# PLQ #6Done on:   Tuesday, November 3rd

## Question 1 @ 2020-11-03 18:07

What is the result of the following?

(define a (box 'b))
(define b (box 'b))
(list (eq? a b) (equal? a b))

(Reminder: `eq?` is pointer equality, and `equal?` is a recursive structural equality.)

1. (list #t #t)
2. (list #t #f)
3. (list #f #t)
4. (list #f #f)
5. An error, `equal?` of mutable values is nonsensical
6. Infinite loop, due to the cycle of pointers
7. An error, due to the cycle of pointers

## Question 2 @ 2020-11-03 18:10

Why do we use a box when implementing a cyclic data structure?

1. A box’s mutability allows us to continuously extend our data structure such that it behaves cyclically without creating a cycle.

2. A box’s I/O side effect (at least the “O” part) allows us to easily identify when we encounter a cycle.

3. A box’s mutability allows it to ultimately refer to itself via a cycle of pointers.

4. A box is particularly compatible with the “recursive function constructor” (the Y Combinator) which allows us to generate a cyclic data structure with ease.

5. We don’t use a box because it does not allow us to create a cycle of pointers.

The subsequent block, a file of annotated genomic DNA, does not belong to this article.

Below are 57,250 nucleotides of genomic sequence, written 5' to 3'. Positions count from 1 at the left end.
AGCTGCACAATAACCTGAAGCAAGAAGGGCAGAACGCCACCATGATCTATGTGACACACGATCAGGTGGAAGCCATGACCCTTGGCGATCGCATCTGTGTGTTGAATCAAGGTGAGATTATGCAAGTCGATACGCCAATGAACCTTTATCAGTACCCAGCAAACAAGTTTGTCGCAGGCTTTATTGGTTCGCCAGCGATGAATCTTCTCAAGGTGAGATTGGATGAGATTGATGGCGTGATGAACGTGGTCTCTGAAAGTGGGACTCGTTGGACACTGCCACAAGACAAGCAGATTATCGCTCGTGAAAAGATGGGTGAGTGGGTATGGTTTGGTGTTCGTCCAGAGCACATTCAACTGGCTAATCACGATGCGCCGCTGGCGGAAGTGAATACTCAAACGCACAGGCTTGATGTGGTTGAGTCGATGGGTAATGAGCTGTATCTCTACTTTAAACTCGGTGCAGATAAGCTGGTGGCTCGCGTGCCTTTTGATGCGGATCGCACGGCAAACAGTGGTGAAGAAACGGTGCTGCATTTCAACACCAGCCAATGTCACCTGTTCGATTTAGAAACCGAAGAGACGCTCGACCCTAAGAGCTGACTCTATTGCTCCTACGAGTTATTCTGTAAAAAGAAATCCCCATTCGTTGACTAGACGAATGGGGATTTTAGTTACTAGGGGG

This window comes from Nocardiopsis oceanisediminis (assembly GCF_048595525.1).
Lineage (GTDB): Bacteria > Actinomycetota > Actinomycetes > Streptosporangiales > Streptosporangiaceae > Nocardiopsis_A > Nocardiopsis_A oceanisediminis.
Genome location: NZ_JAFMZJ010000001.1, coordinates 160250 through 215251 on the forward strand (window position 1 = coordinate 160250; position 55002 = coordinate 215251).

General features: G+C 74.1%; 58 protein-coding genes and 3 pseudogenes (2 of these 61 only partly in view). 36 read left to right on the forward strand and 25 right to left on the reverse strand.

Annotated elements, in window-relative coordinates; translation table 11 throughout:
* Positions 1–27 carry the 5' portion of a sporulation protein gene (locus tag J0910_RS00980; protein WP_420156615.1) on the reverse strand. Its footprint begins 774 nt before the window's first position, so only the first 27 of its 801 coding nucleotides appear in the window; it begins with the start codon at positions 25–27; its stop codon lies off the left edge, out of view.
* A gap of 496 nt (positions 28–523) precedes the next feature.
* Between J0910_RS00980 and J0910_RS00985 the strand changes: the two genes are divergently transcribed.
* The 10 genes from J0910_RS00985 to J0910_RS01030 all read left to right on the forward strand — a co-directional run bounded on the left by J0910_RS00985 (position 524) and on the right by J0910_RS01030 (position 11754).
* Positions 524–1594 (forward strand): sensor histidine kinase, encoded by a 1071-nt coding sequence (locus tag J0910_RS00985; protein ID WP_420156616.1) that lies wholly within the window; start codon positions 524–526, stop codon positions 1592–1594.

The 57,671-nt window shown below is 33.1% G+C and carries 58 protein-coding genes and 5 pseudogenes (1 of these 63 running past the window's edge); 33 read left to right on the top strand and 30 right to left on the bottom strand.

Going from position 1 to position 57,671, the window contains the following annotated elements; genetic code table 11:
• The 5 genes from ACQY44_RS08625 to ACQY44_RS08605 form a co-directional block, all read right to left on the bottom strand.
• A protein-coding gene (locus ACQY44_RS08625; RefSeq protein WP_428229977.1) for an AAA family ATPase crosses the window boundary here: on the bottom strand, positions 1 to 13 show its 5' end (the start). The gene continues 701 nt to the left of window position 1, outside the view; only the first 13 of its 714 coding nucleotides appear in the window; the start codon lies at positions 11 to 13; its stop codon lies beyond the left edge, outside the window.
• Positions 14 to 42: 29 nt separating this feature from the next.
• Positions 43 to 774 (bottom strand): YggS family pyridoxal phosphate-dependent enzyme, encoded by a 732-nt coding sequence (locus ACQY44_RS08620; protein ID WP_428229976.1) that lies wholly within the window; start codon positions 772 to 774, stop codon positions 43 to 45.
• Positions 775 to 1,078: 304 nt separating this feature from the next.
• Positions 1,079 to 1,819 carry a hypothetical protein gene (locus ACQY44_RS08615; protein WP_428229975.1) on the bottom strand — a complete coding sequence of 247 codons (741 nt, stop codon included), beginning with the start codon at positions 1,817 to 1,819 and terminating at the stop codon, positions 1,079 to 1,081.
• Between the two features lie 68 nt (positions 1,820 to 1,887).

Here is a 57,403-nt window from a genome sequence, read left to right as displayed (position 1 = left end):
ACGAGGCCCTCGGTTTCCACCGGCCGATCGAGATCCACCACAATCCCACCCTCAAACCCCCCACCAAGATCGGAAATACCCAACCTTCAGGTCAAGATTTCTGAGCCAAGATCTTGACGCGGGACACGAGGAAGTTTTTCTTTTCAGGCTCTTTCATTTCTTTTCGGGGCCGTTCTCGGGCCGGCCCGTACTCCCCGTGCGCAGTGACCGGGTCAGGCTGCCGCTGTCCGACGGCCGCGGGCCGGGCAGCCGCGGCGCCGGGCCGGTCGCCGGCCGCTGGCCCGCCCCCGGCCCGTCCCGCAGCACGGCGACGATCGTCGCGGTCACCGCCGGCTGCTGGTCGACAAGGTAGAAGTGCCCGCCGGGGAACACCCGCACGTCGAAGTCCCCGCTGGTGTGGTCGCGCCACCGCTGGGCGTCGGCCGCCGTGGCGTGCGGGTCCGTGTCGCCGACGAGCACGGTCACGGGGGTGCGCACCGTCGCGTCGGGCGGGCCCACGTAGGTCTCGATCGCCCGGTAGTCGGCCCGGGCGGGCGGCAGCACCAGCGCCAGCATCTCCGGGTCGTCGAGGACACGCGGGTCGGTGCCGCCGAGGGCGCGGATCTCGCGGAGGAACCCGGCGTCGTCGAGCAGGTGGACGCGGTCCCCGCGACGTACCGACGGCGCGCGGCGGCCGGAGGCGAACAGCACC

6. We can’t use a box because of its lack of subtyping.

## Question 3 @ 2020-11-03 18:14

We have seen in the past Racket’s `let` local binder, and an example that shows how it respects lexical scope:

(let ([x 1] [y 2])
(let ([x y] [y x])
(list 'x= x 'y= y)))
=>
'(x= 2 y= 1)

There is also `let*` which is shorthand for nesting each binding at a time as if it’s in its own `let`:

(let ([x 1] [y 2])
(let* ([x y] [y x])
(list 'x= x 'y= y)))
=>
'(x= 2 y= 2)

And last week we also added `letrec` as a new kind of binder, one that creates a recursive environment. Ignoring types, what would we get from:

(let ([x 1] [y 2])
(letrec ([x y] [y x])
(list 'x= x 'y= y)))

?

1. In this case, it behaves similarly to a `let`, so: ’(x= 2 y= 1)
2. In this case, it behaves similarly to a `let*`, so: ’(x= 2 y= 2)
3. ’(x= 1 y= 1)
4. ’(x= nil y= nil)
5. ’(x= ’y y= ’x)
6. A syntax error since `letrec` should always be used with function expressions (`lambda`s)
7. An evaluation error, since x and y are not initialized before use